Dov Peretz Elkins has written an important book for young people. It is the heartbreaking story of a neglected Jewish hero, Peter Bergson (born Hillel Kook), and his desperate efforts to rally the United States government and people to make a significant attempt to save Jews from the Nazi ‘Final Solution’ exterminations program which engulfed European Jewry.
The apathy of President Franklin D. Roosevelt and the Administration, and unwillingness to act is vividly portrayed. The shocking indifference of mainstream American Jewish organizations and the callous policies of not rocking the boat pursued by Rabbi Stephen Wise are exposed. The spiteful attacks on Bergson and his various organizations and their allies by do-nothing organizations are ever more devastating to read.
Elkins describes the one success of all the rescue efforts – the appointment of a War Refugee Board which saved as many as 200,000 Jewish lives. One could argue that Elkins gives all the credit to Bergson and that Secretary of Treasury Morgenthau and his team’s role is downplayed. But this would be nitpicking. All in all, this book is an important moral contribution. It pays a long overdue debt to Peter Bergson, to history and to memory. Tragically it makes clear that human failures enabled the Nazis to operate with little resistance from America (as from the Allies and bystanders in Europe.) This book deserves a wide readership.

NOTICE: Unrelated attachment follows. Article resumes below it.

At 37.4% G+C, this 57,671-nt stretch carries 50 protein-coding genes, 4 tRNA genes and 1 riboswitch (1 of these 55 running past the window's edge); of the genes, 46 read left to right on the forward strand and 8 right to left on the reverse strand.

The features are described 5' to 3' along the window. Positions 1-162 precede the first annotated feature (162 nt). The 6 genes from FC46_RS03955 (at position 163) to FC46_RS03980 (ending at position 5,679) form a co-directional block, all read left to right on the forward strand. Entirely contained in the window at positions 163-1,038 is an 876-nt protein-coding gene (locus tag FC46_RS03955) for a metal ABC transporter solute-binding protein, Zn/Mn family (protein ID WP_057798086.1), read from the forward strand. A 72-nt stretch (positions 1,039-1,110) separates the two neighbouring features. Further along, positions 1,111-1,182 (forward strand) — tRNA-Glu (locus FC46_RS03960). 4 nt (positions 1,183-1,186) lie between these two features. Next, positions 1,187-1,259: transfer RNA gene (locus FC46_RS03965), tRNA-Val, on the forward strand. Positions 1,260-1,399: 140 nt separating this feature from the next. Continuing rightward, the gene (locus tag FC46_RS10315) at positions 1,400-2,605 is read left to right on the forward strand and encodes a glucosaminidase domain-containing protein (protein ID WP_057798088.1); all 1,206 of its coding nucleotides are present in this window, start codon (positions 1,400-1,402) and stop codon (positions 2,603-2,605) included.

Rabbi Irving (Yitz) Greenberg
Dr. Greenberg served as Executive Director of the President’s Commission on the Holocaust, which recommended the creation of the U.S. Holocaust Memorial Museum, and later as chairman of USHMM (2000-2002).
Peter Bergson (Hillel Kook) was among the first Jews in America to internalize the idea that the Germans were implementing the Final Solution to the Jewish Problem, murdering Jewish men, women and children throughout German-occupied Europe. He understood that this was not a time for business as usual and he raised a ruckus, pulling out all the stops to call attention to the plight of the Jews and to plead for rescue. He organized, he publicized, he cajoled, he yelled, he planned, and he tried idea after idea.
History has vindicated his radicalism, his activism, and his boldness. Dov Peretz Elkins has made an important contribution in bringing Bergson to life, portraying him for a new generation, where he can become a model, an inspiration.
Dr. Michael Berenbaum
Professor of Jewish Studies
Director of Sigi Ziering Institute: Exploring the Ethical and Religious Implications of the Holocaust.
American Jewish University, Los Angeles, CA